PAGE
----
LEDs Outperform Incandescents and Halogens
Light emitting diodes, also known as LEDs, produce a narrow-spectrum light that is electrically charged in a forward direction. Not a new technology, LED technology was actually first discovered in 1907 by British scientist H.G. Round. He observed that a semiconductor could produce light, but no use was found for it at that point. The technology sat idle until 1962, when a General Electric employee invented the first LED light. Then only a faint light, the red bulbs were used primarily in technical and electronic equipment.
LED lighting is so popular because of its great energy efficiency, way out-performing incandescent lighting. Designed to produce bright, intense, continuous light on one watt, LEDs produce a lot while consuming very little energy. Unlike incandescent and halogen lighting, LEDs do not have a filament. The light is generated by circulating electrons, will not burn out, and has a longer life.
Now that we know how LEDs were discovered, where are they used? For such a little light, LEDs fill some big shoes. Ever wonder how the remote control transmits information, or the lights on your appliances are displayed? How about an LED television? These amazing bursts of light fill our world, and often go unnoticed and unrecognized by most of us. That leads us to ask how they might help us in energy efficiency and conserving electricity.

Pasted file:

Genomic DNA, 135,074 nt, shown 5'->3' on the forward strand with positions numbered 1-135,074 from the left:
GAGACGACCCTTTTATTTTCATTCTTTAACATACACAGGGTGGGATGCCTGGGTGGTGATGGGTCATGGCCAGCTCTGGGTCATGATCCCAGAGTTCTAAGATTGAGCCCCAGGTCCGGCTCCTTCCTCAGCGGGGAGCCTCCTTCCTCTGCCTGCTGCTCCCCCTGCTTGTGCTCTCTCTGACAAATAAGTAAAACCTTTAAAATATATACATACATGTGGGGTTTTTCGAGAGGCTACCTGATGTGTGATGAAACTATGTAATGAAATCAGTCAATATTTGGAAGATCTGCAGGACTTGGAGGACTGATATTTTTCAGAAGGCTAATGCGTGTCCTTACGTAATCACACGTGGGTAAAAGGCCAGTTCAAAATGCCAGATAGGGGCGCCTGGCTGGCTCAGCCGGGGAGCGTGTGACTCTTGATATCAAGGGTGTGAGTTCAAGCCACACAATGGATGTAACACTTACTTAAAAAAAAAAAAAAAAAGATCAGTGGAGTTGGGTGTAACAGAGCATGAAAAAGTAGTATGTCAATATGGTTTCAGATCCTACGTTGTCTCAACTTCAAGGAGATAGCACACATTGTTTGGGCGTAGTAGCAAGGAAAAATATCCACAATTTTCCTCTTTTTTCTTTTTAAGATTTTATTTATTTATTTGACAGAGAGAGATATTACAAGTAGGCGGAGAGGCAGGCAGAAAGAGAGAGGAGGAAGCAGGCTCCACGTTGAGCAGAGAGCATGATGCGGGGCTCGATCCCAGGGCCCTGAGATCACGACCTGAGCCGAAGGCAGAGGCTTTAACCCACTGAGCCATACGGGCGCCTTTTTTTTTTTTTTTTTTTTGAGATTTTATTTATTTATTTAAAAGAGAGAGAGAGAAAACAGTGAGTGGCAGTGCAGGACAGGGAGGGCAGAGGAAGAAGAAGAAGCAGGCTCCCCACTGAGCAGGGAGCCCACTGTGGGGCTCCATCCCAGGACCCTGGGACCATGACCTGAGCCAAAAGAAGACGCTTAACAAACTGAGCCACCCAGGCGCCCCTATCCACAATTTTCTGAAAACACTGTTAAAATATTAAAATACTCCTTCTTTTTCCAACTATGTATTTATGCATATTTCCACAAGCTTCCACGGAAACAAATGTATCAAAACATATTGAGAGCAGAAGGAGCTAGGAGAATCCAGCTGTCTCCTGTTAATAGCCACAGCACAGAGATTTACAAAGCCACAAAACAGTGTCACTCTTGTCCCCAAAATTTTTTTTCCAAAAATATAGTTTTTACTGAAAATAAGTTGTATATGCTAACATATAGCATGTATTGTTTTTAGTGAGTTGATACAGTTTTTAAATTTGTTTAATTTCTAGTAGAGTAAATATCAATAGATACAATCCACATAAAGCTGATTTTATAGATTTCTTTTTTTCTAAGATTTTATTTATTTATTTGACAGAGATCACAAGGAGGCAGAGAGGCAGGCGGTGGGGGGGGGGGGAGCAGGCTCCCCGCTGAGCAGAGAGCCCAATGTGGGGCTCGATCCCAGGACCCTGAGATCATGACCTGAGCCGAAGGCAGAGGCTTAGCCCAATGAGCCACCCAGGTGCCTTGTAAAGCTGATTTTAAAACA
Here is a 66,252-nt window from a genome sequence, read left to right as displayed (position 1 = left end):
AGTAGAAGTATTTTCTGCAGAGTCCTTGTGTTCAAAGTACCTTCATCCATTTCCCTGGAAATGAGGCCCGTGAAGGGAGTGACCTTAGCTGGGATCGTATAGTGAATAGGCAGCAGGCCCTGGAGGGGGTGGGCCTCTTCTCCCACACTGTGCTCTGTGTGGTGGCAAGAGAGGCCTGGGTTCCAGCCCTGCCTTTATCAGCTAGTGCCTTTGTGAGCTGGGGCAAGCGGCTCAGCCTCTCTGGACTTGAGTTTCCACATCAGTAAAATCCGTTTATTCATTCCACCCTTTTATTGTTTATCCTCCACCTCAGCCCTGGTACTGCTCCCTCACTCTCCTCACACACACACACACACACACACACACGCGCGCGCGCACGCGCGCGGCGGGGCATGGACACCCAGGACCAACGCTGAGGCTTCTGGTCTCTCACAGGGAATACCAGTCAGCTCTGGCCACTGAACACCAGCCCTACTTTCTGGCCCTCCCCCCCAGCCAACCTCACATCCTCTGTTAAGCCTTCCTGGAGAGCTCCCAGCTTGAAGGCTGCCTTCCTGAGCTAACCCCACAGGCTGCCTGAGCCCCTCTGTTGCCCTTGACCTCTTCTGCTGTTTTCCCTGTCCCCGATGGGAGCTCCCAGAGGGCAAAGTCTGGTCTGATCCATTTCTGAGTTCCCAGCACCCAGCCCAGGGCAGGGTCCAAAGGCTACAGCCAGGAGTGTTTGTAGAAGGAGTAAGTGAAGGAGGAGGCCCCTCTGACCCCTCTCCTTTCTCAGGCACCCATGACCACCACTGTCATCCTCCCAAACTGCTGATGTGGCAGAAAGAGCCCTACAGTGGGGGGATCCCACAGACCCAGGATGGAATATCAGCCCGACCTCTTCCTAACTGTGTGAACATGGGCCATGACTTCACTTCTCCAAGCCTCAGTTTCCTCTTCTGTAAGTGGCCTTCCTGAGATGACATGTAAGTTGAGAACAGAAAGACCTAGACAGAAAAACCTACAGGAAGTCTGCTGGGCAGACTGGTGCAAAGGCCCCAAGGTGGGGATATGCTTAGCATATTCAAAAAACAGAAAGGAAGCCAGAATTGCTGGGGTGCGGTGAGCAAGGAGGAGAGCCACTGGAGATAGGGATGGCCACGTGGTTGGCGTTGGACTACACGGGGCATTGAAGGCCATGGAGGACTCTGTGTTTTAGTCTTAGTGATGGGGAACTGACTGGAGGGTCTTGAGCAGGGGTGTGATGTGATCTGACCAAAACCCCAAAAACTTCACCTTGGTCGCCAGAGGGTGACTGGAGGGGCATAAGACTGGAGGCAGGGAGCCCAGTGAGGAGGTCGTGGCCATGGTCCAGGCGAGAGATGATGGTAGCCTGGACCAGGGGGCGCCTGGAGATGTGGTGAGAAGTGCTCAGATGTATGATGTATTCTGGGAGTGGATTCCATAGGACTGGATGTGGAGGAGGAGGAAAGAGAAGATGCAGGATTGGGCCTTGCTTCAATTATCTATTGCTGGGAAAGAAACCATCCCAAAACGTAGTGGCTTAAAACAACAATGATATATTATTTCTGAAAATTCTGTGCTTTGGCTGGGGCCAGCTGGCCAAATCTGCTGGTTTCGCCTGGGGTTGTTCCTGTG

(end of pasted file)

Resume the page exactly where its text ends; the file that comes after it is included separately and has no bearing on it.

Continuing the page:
LEDs are already being used for household lighting purposes, but a newer, more advanced light bulb has been developed and will be available soon. The iBright™ T8s SMD LED fluorescent light is supposed to be more energy efficient and more durable while producing a brighter light and containing no mercury. They will fit in any standard fluorescent socket, and are quite easy to install.
Controlling your energy consumption is a major part of an eco-friendly, green lifestyle. Converting as many areas of your home to solar energy is the most desirable if it can be achieved. If you are unable to go to this extent, there are many smaller steps you can take; including changing your light bulbs to more energy efficient bulbs. It is surprising how many products incorporate LEDs. Talk with your electrical contractor about where you can utilize their advantageous qualities.
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